It’s a popular and fun ride that may tax your muscles in it’s first half, some steep and long hills, but in its second part is mostly a long down hill. At the end of that long and gradual down hill you will get to a gate blocking the track to disgusting petrol vehicles and from there you can either take the single track to your left which will lead you to a mountain bike track created by local council or continue on the gravel road. Both ways lead to Glenbrook creek where you can cool off before the climb up the cliff side road that takes you to Glenbrook.
Andersons Longish ride from Wentworth Falls station to the beginning of Andersons trail. Consult the map on the Parks and Wildlife website below.
Classified as difficult. Getting to the beginning of Andersons trail is a ride in itself. The first half ends with a wild down hill to the creek at the bottom of the valley and from there it’s a long and steep up hill that challenges all but the fittest riders. You can walk the hills of course. Honestly not recommended for beginners or riders who are less than fit.
Narrow Neck. From Katoomba.
Great views because it’s on the top of an elevated and narrow ridge between the Jamison and Megalong valleys. An easy ride were it not for a few very steep hills which exclude unfit riders. Walking them is enough to get your heart seriously pumping. Fun getting air between the wheels and track on the down hills.
OK – those few are the most popular and should get you going. There are plenty more when you get bored with them.
Finally, another word of warning – it’s a sad fact that Australian car drivers appear to have a hate of cyclists. Stay well away from them and expect to be given an exhaust shower when cranking up a steep hill – as in the car slows down next to you and then accelerates away leaving you in a cloud of toxic gas or pass horn blaring because you got in their way on a narrow section of road. LOL in one such instance the driver was unlucky when the next traffic light turned red and I can up alongside him. I think he pooped his pants.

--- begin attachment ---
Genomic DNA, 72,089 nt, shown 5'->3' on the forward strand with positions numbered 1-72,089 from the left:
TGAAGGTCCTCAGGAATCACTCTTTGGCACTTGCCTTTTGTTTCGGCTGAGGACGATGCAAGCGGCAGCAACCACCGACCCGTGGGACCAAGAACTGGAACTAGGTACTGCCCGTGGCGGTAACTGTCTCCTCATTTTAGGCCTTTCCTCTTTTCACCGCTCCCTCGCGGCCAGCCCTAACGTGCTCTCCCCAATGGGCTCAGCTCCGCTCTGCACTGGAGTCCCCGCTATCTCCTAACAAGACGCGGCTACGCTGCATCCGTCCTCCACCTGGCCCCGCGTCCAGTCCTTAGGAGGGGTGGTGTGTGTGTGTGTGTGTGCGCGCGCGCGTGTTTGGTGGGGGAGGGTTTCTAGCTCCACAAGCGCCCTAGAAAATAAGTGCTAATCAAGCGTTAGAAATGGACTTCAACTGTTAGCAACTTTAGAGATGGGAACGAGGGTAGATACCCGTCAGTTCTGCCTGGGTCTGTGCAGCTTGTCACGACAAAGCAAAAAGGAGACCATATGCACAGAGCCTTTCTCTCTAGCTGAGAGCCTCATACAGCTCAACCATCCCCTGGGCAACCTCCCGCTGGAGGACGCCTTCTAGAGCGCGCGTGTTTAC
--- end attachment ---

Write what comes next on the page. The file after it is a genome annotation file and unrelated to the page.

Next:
Long distance riding in New South Wales. A few lessons learnt from my last excursion,
Water / distance. That’s the basic equation. Can you do at least 100 kilometres a day including steep hills carrying enough water, food, a tent, cooking gear and repair gear for the bike? In summer temperatures west of the Blue Mountains can easily reach 40 C plus. In winter the day time temperatures can be quiet pleasant but plummet to well below zero at night. Water can be difficult to find because even some remote petrol stations only sell bottled water – and at petrol station prices -and are reluctant to let you fill your water bottles from their rain water tanks. Tanks at rest stops by the side of highways are probably not maintained, as in could contain a dead possum, and so the water may not be suitable for drinking. A solution is water purification pills or boiling. Water in rivers and creeks is most often good to drink unless there are nearby towns or farms with cattle…
A Dutch dude called Albert I met out bush years ago and who had cycled all the way from Amsterdam told me that in desert conditions he needed ten litres of water a day. That’s doing an average of two hundred kilometres per day. He used water purification pills.
Roads and highways are in places very dangerous with no breakdown lane to ride on. Trucks passing each other on the many narrow and badly maintained ‘highways’ will leave you no room. A truck here in Australia can be a 60 ton plus combination of tractor pulling two trailers and at over 100 kph and if they don’t physically hit you, the pressure wave can be enough to sent you flying into the scenery. If you hear behind you the dirty roar of a diesel, turbos whining and driver on drugs and off his face, get out of the way – quick. There’s also what called ‘road trains’, same issues, just longer.